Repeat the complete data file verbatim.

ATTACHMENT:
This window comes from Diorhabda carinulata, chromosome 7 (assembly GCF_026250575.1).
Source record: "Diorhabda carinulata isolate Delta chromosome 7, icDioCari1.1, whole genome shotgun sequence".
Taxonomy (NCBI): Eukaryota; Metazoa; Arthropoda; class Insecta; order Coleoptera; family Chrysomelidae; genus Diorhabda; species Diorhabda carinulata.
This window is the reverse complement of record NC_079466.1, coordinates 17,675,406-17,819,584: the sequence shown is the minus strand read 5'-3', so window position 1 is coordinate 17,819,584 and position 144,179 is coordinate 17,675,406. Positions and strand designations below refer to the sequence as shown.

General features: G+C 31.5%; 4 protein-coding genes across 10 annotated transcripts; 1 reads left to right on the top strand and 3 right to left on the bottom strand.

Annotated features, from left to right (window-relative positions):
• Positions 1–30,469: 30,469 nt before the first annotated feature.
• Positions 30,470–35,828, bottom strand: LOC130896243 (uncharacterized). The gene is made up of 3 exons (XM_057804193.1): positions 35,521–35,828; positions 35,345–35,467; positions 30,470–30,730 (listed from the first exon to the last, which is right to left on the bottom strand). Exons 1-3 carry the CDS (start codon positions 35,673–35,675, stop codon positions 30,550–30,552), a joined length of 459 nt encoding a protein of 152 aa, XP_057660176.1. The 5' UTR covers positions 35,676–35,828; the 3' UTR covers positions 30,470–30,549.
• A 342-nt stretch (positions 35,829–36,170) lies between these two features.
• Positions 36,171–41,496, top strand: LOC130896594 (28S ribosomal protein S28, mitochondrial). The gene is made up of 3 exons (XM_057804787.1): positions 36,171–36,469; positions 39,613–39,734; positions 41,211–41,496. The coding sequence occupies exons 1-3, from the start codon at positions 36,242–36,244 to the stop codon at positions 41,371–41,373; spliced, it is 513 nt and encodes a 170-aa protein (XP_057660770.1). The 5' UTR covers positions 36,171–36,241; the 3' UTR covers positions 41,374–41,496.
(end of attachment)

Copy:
This window comes from Diorhabda carinulata, chromosome 7 (assembly GCF_026250575.1).
Source record: "Diorhabda carinulata isolate Delta chromosome 7, icDioCari1.1, whole genome shotgun sequence".
Taxonomy (NCBI): Eukaryota; Metazoa; Arthropoda; class Insecta; order Coleoptera; family Chrysomelidae; genus Diorhabda; species Diorhabda carinulata.
This window is the reverse complement of record NC_079466.1, coordinates 17,675,406-17,819,584: the sequence shown is the minus strand read 5'-3', so window position 1 is coordinate 17,819,584 and position 144,179 is coordinate 17,675,406. Positions and strand designations below refer to the sequence as shown.

General features: G+C 31.5%; 4 protein-coding genes across 10 annotated transcripts; 1 reads left to right on the top strand and 3 right to left on the bottom strand.

Annotated features, from left to right (window-relative positions):
• Positions 1–30,469: 30,469 nt before the first annotated feature.
• Positions 30,470–35,828, bottom strand: LOC130896243 (uncharacterized). The gene is made up of 3 exons (XM_057804193.1): positions 35,521–35,828; positions 35,345–35,467; positions 30,470–30,730 (listed from the first exon to the last, which is right to left on the bottom strand). Exons 1-3 carry the CDS (start codon positions 35,673–35,675, stop codon positions 30,550–30,552), a joined length of 459 nt encoding a protein of 152 aa, XP_057660176.1. The 5' UTR covers positions 35,676–35,828; the 3' UTR covers positions 30,470–30,549.
• A 342-nt stretch (positions 35,829–36,170) lies between these two features.
• Positions 36,171–41,496, top strand: LOC130896594 (28S ribosomal protein S28, mitochondrial). The gene is made up of 3 exons (XM_057804787.1): positions 36,171–36,469; positions 39,613–39,734; positions 41,211–41,496. The coding sequence occupies exons 1-3, from the start codon at positions 36,242–36,244 to the stop codon at positions 41,371–41,373; spliced, it is 513 nt and encodes a 170-aa protein (XP_057660770.1). The 5' UTR covers positions 36,171–36,241; the 3' UTR covers positions 41,374–41,496.